(Reuters) - The number of confirmed cases of measles in the United States this year jumped by nearly 20 percent in the week ended April 11, in the country’s second-worst outbreak in nearly two decades, federal health officials reported on Monday.
As of April 11, the U.S. Centers for Disease Control and Prevention (CDC) recorded 555 cases of the disease since the beginning of the year, up from 465 cases confirmed by April 4. The cases were found in 20 states spanning the country.
The measles virus is highly contagious and can lead to complications and death, particularly in children. The CDC report did not say whether there have been any fatalities.
The U.S. outbreak is part of a worldwide rise. The World Health Organization reported on Monday that global cases had risen nearly four-fold in the first quarter of 2019 to 112,163 compared with the same period last year.
A growing and vocal fringe of parents in the United States oppose vaccines believing, contrary to scientific evidence, that ingredients in them can cause autism or other disorders.
Five parents filed a lawsuit with the New York State court against the city’s health department on Monday, requesting a halt to emergency orders requiring the measles vaccine on the grounds that it goes against their religious beliefs.
“There is insufficient evidence of a measles epidemic or dangerous outbreak to justify the respondents’ extraordinary measures, including forced vaccination,” said the lawsuit, identifying the parents only by their initials.
The city’s Department of Health did not respond to requests for comment.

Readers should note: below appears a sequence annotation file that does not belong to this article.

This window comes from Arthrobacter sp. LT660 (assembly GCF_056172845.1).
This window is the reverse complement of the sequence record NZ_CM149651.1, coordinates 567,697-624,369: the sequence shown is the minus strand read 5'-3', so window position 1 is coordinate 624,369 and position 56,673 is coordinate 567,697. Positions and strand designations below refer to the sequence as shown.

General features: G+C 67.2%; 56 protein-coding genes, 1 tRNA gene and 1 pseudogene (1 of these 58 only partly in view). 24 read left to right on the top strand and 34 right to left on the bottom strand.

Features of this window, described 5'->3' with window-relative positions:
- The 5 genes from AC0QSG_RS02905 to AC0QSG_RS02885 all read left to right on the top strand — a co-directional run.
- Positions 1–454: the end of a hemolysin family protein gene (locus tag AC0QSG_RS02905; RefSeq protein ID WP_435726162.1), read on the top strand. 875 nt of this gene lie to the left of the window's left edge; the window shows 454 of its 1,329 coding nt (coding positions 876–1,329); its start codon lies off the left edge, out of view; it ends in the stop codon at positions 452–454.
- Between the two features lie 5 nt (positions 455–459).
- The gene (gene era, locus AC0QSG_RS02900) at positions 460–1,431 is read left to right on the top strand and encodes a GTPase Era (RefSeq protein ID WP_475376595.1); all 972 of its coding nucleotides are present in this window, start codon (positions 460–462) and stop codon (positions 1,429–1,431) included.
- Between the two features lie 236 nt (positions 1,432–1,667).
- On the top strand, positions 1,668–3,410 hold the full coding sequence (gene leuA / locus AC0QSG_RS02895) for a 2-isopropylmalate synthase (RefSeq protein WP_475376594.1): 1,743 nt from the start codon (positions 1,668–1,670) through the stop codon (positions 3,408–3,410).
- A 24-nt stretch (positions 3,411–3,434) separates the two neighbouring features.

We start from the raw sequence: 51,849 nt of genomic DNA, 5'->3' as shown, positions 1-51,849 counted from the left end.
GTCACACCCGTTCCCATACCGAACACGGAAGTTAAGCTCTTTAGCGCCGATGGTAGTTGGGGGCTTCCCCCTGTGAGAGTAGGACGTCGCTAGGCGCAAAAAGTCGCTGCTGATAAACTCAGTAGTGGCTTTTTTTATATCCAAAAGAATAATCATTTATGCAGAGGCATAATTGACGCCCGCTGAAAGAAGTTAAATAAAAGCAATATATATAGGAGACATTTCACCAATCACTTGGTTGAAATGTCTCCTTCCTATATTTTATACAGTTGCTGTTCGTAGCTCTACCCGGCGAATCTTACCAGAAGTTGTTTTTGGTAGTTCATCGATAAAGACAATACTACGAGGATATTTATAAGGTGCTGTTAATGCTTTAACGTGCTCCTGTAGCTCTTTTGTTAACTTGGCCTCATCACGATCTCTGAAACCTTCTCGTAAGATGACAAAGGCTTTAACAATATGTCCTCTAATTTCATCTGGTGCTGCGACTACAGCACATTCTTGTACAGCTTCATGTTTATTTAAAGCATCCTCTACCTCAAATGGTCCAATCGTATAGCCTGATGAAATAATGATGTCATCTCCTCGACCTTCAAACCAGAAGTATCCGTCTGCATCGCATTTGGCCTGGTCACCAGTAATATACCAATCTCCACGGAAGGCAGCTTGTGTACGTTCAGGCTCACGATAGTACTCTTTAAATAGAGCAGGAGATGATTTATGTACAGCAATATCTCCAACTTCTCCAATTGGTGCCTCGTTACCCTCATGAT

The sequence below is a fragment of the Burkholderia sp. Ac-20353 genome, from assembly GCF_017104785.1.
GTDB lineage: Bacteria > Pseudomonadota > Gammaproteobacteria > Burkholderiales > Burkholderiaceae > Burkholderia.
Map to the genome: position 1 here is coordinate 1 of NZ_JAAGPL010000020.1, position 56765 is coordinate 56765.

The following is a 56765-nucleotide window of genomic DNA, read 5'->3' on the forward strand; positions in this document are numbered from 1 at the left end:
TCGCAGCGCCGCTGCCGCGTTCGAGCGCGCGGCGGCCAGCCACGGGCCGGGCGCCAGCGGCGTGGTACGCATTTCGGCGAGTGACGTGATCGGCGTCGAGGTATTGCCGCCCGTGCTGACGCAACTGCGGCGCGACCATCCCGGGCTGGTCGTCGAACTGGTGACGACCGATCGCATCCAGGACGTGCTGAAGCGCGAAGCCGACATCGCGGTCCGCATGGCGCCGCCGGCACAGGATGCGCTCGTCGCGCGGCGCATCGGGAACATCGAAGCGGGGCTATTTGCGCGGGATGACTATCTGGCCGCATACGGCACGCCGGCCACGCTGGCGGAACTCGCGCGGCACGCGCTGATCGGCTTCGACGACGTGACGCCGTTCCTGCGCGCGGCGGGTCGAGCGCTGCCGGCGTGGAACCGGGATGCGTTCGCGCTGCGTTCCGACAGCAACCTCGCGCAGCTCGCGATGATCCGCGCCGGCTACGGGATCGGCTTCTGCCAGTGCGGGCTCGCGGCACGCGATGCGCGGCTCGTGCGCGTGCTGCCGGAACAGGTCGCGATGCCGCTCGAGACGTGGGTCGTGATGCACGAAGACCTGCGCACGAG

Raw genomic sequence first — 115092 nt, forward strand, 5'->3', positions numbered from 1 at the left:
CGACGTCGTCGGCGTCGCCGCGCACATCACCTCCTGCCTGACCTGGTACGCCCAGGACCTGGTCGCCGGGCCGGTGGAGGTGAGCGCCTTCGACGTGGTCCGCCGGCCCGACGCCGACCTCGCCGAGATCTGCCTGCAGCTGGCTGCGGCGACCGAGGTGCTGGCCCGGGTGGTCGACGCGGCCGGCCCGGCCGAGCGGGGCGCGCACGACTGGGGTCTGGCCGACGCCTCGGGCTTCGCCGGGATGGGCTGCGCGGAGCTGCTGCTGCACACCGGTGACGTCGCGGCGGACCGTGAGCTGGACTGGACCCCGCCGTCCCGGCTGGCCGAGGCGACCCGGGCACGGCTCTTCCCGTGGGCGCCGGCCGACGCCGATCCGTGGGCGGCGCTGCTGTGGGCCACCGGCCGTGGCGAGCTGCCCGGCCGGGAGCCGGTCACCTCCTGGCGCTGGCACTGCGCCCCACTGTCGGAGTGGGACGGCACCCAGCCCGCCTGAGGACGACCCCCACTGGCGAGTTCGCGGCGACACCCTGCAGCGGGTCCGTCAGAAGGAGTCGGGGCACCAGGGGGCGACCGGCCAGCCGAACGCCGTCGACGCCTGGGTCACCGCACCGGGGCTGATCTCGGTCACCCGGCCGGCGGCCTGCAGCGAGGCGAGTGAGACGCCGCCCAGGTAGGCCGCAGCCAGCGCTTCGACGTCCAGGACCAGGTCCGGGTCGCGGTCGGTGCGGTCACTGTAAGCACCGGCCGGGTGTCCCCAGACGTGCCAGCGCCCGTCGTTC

New York City has confirmed 329 cases of measles since October, including 44 since last week’s emergency order, according to local health officials, the large majority among children of the Orthodox Jewish communities in Brooklyn. Six of the additional 44 cases are newly diagnosed, while the other 38 are recently discovered, the New York health department said.
Mayor Bill de Blasio declared the city’s outbreak a public health emergency last week and ordered unvaccinated people in the affected parts of Brooklyn to get the vaccine or face a fine. It is the worst outbreak seen in the city since 1991, the mayor said.
Several people had to be hospitalized, but no fatalities had been reported as of last week.
New York health officials said the Brooklyn outbreak was caused by an unvaccinated child returning from a trip to Israel, which is also grappling with an outbreak.
Another outbreak has hit Orthodox Jewish families in New York’s Rockland County. Officials there banned children not vaccinated against measles from public spaces last month.
A state judge overturned the order, but Rockland is appealing that decision.
Reporting by Tamara Mathias in Bengaluru and Jonathan Allen in New York; editing by Anil D'Silva, Bill Tarrant and Bill Berkrot